Another milk-related deal was signed in St. Petersburg by Thailand’s CPF Group and the Ryazan Region’s government. According to the investment agreement, the Thai company will build a dairy complex worth $1 billion.

Vietnam, which was USSR's close ally, also signed a MoU on increasing economic activities with Russia till 2020 and set a bilateral trade target of $10 billion within the next four years.  

Cambodian Prime Minister Hun Sen called on Russia to play to help restore his country’s infrastructure, which was largely built by the USSR after it helped to free the country from the Khmer Rouge. 

Russian oil company Rosneft agreed to set up a joint venture with Singapore’s Keppel Corp and Norwegian drilling equipment company MHWirth, and announced plans to build an oil refinery in Indonesia with investments amounting to $13 billion, according to Vladimir Putin.

Only defense agreements, not deals

Although the defense industry is one of Russia's assets and military cooperation was on the agenda of every meeting that Putin had with ASEAN leaders, there were no major developments in this field.

Russia did sign defense cooperation agreements with Cambodia, Indonesia and Brunei, but two major and highly anticipated arms deals were not signed:  the purchase of T-90 tanks by Thailand and the sale of Su-35 Super Flankers to Indonesia.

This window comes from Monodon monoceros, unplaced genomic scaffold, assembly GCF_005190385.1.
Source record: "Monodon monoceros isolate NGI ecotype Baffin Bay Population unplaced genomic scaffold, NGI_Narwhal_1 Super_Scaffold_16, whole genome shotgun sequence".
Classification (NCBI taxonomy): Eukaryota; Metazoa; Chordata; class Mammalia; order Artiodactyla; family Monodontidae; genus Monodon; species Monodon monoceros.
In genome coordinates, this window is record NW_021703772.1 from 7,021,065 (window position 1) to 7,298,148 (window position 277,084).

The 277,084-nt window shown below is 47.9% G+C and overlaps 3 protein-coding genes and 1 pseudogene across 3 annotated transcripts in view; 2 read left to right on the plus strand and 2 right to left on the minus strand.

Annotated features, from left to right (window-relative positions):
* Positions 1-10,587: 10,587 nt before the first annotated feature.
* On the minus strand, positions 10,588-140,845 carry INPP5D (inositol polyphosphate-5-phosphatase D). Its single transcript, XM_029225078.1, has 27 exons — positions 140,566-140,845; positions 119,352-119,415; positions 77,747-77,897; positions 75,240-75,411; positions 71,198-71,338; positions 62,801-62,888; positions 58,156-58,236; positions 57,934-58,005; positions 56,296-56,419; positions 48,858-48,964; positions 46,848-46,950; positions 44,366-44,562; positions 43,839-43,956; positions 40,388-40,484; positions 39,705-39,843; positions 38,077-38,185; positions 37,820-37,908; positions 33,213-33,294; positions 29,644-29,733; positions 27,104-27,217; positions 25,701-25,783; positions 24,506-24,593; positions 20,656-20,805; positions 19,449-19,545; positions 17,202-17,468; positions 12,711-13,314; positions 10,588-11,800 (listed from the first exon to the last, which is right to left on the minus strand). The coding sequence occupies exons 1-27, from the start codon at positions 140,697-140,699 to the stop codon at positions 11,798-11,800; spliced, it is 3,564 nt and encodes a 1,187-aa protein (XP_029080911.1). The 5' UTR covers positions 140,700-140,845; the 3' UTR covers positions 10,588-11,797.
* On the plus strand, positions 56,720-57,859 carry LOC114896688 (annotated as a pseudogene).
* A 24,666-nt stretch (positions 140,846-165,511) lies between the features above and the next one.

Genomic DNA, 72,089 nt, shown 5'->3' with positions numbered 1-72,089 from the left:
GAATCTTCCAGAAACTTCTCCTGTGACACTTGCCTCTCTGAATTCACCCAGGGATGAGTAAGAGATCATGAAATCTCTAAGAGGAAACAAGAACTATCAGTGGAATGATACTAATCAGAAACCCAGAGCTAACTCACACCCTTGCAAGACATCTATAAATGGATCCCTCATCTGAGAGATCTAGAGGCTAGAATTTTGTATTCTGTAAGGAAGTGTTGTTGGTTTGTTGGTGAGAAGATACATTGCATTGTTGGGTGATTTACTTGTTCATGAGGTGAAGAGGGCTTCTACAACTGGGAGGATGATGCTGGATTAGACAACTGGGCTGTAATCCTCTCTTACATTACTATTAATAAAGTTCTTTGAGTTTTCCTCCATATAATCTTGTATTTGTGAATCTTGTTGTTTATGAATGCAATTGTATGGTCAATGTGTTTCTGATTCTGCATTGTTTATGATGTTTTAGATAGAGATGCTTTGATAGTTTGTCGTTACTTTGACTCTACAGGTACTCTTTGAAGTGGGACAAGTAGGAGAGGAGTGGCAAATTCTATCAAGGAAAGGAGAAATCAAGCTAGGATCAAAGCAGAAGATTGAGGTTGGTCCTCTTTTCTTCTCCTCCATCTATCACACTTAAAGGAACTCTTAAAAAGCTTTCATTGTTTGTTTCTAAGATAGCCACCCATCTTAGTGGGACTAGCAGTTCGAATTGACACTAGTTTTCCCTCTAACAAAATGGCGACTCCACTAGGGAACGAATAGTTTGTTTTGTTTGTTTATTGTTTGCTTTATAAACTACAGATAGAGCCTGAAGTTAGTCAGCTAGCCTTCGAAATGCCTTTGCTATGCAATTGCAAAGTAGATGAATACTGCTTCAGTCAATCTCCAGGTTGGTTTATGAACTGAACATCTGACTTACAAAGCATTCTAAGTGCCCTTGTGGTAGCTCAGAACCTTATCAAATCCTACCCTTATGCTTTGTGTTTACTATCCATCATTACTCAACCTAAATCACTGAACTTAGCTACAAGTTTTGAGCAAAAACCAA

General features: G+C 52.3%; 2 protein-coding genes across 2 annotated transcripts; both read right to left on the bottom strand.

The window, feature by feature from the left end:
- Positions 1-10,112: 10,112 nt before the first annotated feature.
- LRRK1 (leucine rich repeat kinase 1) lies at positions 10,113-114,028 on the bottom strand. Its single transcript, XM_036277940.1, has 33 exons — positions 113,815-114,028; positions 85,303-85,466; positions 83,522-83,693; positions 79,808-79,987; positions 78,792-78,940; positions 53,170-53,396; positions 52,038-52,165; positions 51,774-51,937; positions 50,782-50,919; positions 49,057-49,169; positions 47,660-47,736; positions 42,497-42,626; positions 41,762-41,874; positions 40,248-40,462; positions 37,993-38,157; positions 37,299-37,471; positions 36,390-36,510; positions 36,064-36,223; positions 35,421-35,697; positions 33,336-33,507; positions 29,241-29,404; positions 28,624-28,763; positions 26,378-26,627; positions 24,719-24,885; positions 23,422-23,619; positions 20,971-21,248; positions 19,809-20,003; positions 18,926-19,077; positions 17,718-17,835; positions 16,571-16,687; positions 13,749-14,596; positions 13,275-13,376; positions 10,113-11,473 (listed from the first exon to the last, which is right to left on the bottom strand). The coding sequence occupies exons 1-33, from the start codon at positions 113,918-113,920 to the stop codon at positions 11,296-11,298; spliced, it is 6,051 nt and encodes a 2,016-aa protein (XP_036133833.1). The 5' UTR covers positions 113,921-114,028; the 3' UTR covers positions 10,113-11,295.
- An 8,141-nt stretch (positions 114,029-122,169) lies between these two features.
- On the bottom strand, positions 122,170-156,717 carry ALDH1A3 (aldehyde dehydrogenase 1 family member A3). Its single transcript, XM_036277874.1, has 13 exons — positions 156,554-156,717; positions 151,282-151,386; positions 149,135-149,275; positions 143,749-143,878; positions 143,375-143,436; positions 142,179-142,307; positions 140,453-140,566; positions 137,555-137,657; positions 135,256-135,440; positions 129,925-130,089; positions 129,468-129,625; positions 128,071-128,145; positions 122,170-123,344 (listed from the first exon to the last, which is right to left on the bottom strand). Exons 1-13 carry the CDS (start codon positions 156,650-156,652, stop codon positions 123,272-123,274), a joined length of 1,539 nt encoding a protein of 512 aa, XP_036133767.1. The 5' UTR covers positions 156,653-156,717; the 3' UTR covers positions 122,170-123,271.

Just hours before Thai Prime Minister Prayuth Chan-o-cha’s flight to St. Petersburg, it became known that Bangkok chose to buy Chinese MBT-3000 tanks. Sources familiar with the situation told RBTH that the price was the main reason behind the decision, although the Royal Thai Army was content with the quality of Russian tanks. Thailand however did express its intent to replace its ageing Boeing CH 47 Chinook transport helicopters with Russian-made Mi-17s.

As for the Flankers, talks are still ongoing with Jakarta, according to sources close to the negotiations. Indonesia also signed an agreement on the exchange of intelligence data with Russia. 

Even though there were no arms deals, Sumsky says the very fact that there were discussions on defense cooperation means that ASEAN is serious about its relations with Russia. The Southeast Asian grouping showed that it would not give in to pressure from the United States to isolate Russia, according to the expert.